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Old May 15, 2024, 07:52 AM   #1
stagpanther
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mysteries of 22lr--part 3

While looking through my spare barrels rack I came across a Lilja 9 twist 22lr match chambered barrel I ordered years ago when I had embarked on a fantasy of loading my own high BC solid bullets and shooting long range.



That fantasy went down in flames as an abject failure; whenever I got into higher pressure territories the cases would often blow out--mostly because the firing pin was impacting right next to the relief slot cut out for the extractor, and the match chamber's tighter dimensions allowed pressure peaks to easily exceed what otherwise would be OK in a conventional chamber. Even when doing lower pressure loads, the results were hardly competitive with patterns I get from my 12 gauge shotgun.

The barrel was not cheap, and I decided to give it one last attempt before mounting it on my wall of shame (which has lots of trophies on it). I decided to load up CU's smallest 32 grain solids which they say should work well in conventional 16 and 14 twist (I previously had tried all of the projectile weights) and not get greedy, just try an average load.

Same result, a very wide pattern (shooting at 153 yds). Some of the dispersion was due to shooting in windy conditions as it was blowing 15 mph in a crossing tailwind, but I'm talking like dispersion of 12."

That was it, it was time to yank the barrel and scuttle it once and for all.

I just so happened to have a spare box of Tenex in my range bag and decided to see how badly it shot compared to the solids. I shot two 5 shot groups side-by-side though I couldn't see where the shots were landing through the scope. When I walked to the target I couldn't believe what I saw--the first group was under MOA and the second was right at MOA.

What the heck? how is it possible this stuff shoots so much better than the solids--which is what the barrel is for at faster twist? And shouldn't the faster twist result in reduced performance of conventional close-to subsonic lead bullets? My other CZ jaguar is extremely accurate (by my standards, anyway) but only when I shoot in near-calm conditions, I would never waste premium ammo long-distance shooting in any kind of winds over 7 mph or so.

Is it possible the faster twist actually helps improve performance and maybe even wind-bucking a bit of conventional lead 22lr ammo? I did a bit of googling for net wisdom and I'm not the only one who has encountered this counter-intuitive phenomenon.

I found this on Sniper's Hide and it might give a second lease on life for my barrel--or at least a new fantasy for me to indulge in.

Quote:
here's Mike Bush of Vudoo Gun Works on fast twist and barrel length (Post #27):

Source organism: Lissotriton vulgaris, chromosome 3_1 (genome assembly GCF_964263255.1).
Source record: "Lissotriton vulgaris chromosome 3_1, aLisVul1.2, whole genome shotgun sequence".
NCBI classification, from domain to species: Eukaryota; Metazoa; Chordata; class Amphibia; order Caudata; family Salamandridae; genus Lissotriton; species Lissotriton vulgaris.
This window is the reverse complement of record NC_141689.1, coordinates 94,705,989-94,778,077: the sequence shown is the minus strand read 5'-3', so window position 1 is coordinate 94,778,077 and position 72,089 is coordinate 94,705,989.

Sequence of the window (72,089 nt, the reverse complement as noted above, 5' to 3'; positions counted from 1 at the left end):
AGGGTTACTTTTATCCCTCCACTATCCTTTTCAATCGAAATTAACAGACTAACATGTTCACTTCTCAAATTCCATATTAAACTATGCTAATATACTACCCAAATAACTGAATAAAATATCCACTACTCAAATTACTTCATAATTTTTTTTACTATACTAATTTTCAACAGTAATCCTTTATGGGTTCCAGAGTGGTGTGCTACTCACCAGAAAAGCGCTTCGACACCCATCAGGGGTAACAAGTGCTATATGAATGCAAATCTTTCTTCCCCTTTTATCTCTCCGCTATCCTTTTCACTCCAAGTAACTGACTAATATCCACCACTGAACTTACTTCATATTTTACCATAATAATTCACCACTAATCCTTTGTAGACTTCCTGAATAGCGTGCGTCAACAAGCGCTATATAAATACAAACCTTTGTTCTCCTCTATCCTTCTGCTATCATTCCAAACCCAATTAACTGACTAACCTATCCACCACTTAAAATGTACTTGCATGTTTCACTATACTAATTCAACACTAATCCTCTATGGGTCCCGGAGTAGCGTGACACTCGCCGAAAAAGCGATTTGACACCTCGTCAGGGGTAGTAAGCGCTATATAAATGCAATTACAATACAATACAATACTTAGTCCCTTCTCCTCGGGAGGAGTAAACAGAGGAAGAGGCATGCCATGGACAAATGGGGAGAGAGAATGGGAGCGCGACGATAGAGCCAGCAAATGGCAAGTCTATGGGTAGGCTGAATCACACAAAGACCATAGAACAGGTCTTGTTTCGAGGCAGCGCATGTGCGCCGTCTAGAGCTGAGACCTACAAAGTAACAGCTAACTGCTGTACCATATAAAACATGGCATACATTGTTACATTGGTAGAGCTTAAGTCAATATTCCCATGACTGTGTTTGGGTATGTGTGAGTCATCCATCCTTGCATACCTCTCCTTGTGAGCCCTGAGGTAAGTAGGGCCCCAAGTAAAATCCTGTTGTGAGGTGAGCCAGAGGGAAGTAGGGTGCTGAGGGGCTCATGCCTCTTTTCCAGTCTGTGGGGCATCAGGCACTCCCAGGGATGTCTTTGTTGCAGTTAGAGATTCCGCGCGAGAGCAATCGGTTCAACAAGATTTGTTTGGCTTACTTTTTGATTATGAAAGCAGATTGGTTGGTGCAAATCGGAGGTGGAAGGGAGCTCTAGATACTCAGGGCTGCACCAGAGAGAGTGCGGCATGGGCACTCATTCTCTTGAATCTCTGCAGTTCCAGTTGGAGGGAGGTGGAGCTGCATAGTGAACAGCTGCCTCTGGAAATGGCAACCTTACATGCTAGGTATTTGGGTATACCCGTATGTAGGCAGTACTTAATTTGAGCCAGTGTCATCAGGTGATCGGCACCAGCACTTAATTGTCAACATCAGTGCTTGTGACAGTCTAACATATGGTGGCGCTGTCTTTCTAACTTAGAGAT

"It wasn't long ago that no one really cared about the BC of the 40 grain projectile used by Lapua, Eley, etc., but now, Lapua publishes their BC (not sure if Eley does). This is because the community started stretching the legs of the 22LR and Lapua was the first to respond by teaming up with us prior to intro'ing the V-22 to market. They developed two custom drag curves and made it available in the Lapua and Applied Ballistics apps so we could calculate firing solutions the same way we do for centerfire. Looking at the BC and doing the math to determine how much of it we're using by way of the twist rate, it became clear that out of the available .172, only .120-ish was being used with a 16 twist barrel. Working the math backwards, the solution for using all the available BC in the 40 grain bullet was considerably faster, I was astounded and questioned whether I did it correctly....so, I did it again and came up with the same answer. So, we made a few barrels. Two barrels were fit to two different actions but not at the same time. The first barrel was 18" and ultimately, it shot like crap, which was discouraging. Digging a little deeper and creating a few models to look at angular velocity vs muzzle velocity, etc., the conclusion was the barrel needed to be longer at this particular twist rate. I chambered up a barrel finished at 22" and tested initially at 50 yards. The improvement over the 18" barrel was vast....I remember looking at the first five shot group and saying out loud, "son-of-a-bitch!" After a few more groups, I handed the rifle off to Bob (whom is a sponsored shooter and does the testing based on our specific protocol) to shoot the strings of 500 round tests. The first 500 rounds is broken down into 100, five shot groups at 50 yards. Just over 90% of the groups were beautifully round and measured just over the diameter of the bullet. Amazing....but it got better. The groups at 100 were easily half the size of average groups from a 16 twist barrel (16 twist barrel was 18"). I continued to shoot this rifle for over a year and performed a silent test in September at the NRA World Championships (teamed with Lapua for the third consecutive year). We had numerous targets, all steel plates at varying distances. I took numerous prototype rifles for the masses to shoot so I could observe third party testing without the shooters knowing what was new/different and I called wind on every target for three days in a row. The groups from the fast twist barrel at distance were amazingly small and I had to call wind differently compared to the slower twist barrels. A week later, I handed the rifle off to Daniel Horner for a longer term test, but I had enough data to make more barrels ranging from my single digit favorite up to 15 twist. Bottom line is, the fast twist barrel is an absolute superstar at 22"."